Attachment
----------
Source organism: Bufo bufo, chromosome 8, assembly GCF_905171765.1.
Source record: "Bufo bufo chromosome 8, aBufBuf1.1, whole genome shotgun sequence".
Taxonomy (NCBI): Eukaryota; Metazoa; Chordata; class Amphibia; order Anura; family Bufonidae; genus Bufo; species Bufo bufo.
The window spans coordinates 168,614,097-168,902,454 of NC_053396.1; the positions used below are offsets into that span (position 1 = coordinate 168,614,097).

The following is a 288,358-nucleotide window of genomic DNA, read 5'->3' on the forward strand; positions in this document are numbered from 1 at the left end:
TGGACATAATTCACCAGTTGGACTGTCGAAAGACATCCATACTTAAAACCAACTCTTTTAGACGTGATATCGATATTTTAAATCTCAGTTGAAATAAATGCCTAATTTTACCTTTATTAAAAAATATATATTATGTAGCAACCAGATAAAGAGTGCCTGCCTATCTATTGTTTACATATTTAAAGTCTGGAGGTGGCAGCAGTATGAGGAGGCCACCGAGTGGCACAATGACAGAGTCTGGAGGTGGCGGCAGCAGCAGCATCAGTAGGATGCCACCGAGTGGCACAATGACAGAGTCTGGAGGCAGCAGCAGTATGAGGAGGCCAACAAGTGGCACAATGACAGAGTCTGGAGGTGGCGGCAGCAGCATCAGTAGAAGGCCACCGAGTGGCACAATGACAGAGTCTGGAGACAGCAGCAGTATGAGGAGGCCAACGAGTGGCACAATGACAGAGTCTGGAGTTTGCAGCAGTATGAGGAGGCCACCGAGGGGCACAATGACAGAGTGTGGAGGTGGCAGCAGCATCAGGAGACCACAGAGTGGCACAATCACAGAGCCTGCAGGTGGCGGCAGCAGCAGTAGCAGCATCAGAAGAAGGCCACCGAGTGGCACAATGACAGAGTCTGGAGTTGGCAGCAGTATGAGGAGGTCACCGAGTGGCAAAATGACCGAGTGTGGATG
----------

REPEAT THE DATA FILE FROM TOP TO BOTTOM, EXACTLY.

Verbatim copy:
Source organism: Bufo bufo, chromosome 8, assembly GCF_905171765.1.
Source record: "Bufo bufo chromosome 8, aBufBuf1.1, whole genome shotgun sequence".
Taxonomy (NCBI): Eukaryota; Metazoa; Chordata; class Amphibia; order Anura; family Bufonidae; genus Bufo; species Bufo bufo.
The window spans coordinates 168,614,097-168,902,454 of NC_053396.1; the positions used below are offsets into that span (position 1 = coordinate 168,614,097).

The following is a 288,358-nucleotide window of genomic DNA, read 5'->3' on the forward strand; positions in this document are numbered from 1 at the left end:
TGGACATAATTCACCAGTTGGACTGTCGAAAGACATCCATACTTAAAACCAACTCTTTTAGACGTGATATCGATATTTTAAATCTCAGTTGAAATAAATGCCTAATTTTACCTTTATTAAAAAATATATATTATGTAGCAACCAGATAAAGAGTGCCTGCCTATCTATTGTTTACATATTTAAAGTCTGGAGGTGGCAGCAGTATGAGGAGGCCACCGAGTGGCACAATGACAGAGTCTGGAGGTGGCGGCAGCAGCAGCATCAGTAGGATGCCACCGAGTGGCACAATGACAGAGTCTGGAGGCAGCAGCAGTATGAGGAGGCCAACAAGTGGCACAATGACAGAGTCTGGAGGTGGCGGCAGCAGCATCAGTAGAAGGCCACCGAGTGGCACAATGACAGAGTCTGGAGACAGCAGCAGTATGAGGAGGCCAACGAGTGGCACAATGACAGAGTCTGGAGTTTGCAGCAGTATGAGGAGGCCACCGAGGGGCACAATGACAGAGTGTGGAGGTGGCAGCAGCATCAGGAGACCACAGAGTGGCACAATCACAGAGCCTGCAGGTGGCGGCAGCAGCAGTAGCAGCATCAGAAGAAGGCCACCGAGTGGCACAATGACAGAGTCTGGAGTTGGCAGCAGTATGAGGAGGTCACCGAGTGGCAAAATGACCGAGTGTGGATG